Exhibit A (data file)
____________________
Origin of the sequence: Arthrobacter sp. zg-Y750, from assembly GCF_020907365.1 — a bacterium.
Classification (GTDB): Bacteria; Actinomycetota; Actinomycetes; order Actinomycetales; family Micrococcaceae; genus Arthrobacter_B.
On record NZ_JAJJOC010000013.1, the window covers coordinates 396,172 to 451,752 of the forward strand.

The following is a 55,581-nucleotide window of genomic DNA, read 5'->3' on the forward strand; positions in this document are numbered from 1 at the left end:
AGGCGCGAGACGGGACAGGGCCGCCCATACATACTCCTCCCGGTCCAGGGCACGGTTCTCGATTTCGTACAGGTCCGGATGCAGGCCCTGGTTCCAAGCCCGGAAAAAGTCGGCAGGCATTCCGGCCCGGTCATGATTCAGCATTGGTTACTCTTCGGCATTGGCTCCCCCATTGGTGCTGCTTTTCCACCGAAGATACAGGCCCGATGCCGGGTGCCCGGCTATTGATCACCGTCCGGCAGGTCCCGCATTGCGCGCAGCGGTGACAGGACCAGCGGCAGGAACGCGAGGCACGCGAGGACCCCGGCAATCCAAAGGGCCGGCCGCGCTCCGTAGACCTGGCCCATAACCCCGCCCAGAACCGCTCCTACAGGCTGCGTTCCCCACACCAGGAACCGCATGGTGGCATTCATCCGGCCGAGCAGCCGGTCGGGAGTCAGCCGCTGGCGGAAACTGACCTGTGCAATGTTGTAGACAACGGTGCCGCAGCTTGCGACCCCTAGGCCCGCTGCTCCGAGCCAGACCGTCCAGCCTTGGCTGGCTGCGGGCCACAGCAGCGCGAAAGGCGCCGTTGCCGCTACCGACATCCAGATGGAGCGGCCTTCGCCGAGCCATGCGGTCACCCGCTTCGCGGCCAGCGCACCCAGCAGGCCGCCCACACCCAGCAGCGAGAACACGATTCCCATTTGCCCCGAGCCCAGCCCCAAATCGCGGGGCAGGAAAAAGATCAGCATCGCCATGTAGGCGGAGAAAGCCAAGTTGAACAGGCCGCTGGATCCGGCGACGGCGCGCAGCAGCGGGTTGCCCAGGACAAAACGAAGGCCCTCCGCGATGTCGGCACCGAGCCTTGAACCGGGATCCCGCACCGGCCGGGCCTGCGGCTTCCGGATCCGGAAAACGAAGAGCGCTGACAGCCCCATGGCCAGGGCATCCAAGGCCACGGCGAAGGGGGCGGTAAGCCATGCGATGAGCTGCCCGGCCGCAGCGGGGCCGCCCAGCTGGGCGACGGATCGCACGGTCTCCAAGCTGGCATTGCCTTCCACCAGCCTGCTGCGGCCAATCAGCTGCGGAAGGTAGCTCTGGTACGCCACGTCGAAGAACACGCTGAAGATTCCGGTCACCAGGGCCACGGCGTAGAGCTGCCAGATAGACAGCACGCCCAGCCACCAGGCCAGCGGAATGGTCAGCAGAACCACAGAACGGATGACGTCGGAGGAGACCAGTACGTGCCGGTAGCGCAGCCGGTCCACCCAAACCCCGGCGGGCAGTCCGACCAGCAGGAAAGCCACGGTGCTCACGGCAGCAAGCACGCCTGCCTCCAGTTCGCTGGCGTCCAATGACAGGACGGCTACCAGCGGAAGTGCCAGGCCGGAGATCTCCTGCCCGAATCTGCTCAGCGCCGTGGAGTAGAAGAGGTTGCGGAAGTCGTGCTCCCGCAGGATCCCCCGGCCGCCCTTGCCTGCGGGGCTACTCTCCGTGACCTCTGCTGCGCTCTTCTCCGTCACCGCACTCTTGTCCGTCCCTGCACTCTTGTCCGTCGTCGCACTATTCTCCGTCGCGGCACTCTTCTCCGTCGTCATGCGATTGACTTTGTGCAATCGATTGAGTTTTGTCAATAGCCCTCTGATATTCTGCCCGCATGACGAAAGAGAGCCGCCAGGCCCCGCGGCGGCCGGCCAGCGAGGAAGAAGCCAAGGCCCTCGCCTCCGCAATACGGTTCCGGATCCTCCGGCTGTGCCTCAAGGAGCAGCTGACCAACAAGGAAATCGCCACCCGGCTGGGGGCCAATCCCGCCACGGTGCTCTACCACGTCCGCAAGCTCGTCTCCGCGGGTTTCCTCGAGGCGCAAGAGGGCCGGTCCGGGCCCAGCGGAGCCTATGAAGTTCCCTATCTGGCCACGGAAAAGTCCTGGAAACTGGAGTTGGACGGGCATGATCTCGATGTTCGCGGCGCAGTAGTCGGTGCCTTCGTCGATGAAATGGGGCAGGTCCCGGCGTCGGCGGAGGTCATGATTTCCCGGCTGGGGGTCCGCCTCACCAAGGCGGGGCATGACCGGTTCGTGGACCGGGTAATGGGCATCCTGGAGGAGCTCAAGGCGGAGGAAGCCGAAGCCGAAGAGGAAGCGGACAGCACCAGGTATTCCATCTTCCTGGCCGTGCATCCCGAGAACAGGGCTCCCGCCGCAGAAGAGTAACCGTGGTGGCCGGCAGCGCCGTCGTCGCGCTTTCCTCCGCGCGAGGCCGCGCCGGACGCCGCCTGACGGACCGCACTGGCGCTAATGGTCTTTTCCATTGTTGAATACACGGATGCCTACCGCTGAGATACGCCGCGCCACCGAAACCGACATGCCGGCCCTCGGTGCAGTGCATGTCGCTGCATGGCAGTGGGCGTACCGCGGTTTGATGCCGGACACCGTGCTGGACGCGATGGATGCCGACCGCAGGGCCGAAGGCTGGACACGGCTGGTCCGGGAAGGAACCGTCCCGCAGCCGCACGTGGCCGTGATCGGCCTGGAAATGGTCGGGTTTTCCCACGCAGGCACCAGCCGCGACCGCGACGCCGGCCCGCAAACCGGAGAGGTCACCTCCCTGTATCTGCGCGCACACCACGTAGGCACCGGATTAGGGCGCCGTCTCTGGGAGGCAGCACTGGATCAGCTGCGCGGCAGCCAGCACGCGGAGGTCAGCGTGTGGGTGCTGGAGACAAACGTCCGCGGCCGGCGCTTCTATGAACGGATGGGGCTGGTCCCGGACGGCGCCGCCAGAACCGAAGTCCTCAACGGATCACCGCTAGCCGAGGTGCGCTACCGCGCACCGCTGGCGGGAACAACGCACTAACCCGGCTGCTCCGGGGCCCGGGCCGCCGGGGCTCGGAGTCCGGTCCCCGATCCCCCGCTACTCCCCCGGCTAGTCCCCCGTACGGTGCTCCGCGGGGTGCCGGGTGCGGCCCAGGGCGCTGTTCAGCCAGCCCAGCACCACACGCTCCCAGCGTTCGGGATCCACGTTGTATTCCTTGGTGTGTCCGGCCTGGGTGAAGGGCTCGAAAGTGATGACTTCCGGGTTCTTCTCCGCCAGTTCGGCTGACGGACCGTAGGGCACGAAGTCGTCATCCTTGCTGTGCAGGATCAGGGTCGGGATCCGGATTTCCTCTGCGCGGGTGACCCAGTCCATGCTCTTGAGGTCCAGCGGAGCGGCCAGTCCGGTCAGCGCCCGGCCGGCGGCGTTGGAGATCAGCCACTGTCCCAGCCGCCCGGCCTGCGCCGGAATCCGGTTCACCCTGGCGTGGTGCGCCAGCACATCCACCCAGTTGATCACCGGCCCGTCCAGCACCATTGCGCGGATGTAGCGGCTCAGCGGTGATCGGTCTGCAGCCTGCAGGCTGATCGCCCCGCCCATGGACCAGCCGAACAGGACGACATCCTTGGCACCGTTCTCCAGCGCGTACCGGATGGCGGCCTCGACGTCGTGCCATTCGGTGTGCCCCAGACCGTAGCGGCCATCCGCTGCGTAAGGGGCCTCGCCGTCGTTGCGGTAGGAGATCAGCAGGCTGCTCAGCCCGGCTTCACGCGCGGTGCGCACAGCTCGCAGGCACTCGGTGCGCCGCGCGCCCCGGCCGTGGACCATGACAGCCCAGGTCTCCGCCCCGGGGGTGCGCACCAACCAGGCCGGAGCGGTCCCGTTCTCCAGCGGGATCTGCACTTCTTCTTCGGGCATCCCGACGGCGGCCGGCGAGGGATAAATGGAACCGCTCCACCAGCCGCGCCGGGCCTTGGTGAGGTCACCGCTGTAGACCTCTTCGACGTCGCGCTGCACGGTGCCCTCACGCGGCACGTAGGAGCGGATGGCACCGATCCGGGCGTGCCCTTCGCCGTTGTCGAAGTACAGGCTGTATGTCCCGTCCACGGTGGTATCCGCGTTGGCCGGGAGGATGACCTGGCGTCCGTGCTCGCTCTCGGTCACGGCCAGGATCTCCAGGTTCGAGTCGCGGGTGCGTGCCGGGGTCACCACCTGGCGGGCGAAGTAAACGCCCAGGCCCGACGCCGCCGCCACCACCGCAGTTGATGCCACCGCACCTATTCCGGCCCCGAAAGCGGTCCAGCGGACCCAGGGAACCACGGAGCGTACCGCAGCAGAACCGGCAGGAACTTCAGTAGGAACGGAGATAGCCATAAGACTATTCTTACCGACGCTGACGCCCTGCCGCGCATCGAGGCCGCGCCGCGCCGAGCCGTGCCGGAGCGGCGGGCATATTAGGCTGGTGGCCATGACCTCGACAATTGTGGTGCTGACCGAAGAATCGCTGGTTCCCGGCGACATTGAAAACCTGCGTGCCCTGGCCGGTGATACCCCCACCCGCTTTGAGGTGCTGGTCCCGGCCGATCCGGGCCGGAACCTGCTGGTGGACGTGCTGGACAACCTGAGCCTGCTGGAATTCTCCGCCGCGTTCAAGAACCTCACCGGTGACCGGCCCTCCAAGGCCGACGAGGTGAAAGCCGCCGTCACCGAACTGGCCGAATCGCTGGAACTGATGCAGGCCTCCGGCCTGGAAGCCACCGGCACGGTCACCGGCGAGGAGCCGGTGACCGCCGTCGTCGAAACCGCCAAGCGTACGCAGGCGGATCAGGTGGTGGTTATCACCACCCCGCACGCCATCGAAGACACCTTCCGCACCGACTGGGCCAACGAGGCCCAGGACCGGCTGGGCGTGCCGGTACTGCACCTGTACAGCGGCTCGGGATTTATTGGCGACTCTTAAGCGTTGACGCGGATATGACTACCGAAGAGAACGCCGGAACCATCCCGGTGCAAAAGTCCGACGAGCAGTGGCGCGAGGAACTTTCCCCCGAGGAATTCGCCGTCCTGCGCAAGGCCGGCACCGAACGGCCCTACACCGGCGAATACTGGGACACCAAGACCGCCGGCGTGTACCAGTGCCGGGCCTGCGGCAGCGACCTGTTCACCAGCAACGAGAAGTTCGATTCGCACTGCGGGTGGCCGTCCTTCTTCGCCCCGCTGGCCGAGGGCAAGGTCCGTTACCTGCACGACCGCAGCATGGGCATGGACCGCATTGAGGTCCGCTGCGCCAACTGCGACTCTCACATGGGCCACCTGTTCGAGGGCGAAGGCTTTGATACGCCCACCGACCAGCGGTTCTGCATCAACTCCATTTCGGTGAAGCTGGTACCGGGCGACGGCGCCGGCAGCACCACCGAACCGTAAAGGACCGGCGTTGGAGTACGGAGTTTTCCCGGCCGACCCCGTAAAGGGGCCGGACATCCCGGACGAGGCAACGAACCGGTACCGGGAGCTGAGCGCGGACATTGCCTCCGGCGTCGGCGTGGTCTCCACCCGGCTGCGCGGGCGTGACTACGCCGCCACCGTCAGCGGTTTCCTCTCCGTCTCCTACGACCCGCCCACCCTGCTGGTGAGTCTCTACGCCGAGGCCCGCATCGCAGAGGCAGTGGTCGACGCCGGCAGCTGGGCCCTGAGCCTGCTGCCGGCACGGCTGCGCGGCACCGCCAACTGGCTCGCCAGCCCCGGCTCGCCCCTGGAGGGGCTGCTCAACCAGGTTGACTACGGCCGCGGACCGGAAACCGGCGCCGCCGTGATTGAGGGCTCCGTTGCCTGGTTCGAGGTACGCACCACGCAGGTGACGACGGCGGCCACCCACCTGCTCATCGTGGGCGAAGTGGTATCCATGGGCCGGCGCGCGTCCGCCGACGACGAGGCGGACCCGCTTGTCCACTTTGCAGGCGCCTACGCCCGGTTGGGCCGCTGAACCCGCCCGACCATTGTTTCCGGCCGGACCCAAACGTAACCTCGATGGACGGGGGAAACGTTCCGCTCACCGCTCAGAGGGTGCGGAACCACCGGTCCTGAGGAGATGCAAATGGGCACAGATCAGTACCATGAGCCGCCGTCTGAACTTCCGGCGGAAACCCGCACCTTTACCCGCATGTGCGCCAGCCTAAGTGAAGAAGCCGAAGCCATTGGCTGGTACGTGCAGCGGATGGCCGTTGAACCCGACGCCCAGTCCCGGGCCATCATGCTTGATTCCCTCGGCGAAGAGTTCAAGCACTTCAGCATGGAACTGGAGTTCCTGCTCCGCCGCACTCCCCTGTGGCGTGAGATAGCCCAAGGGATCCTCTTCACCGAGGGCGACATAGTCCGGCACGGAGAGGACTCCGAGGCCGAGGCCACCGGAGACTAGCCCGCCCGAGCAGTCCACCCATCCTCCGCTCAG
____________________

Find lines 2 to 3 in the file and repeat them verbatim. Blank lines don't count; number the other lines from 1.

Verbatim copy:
Classification (GTDB): Bacteria; Actinomycetota; Actinomycetes; order Actinomycetales; family Micrococcaceae; genus Arthrobacter_B.
On record NZ_JAJJOC010000013.1, the window covers coordinates 396,172 to 451,752 of the forward strand.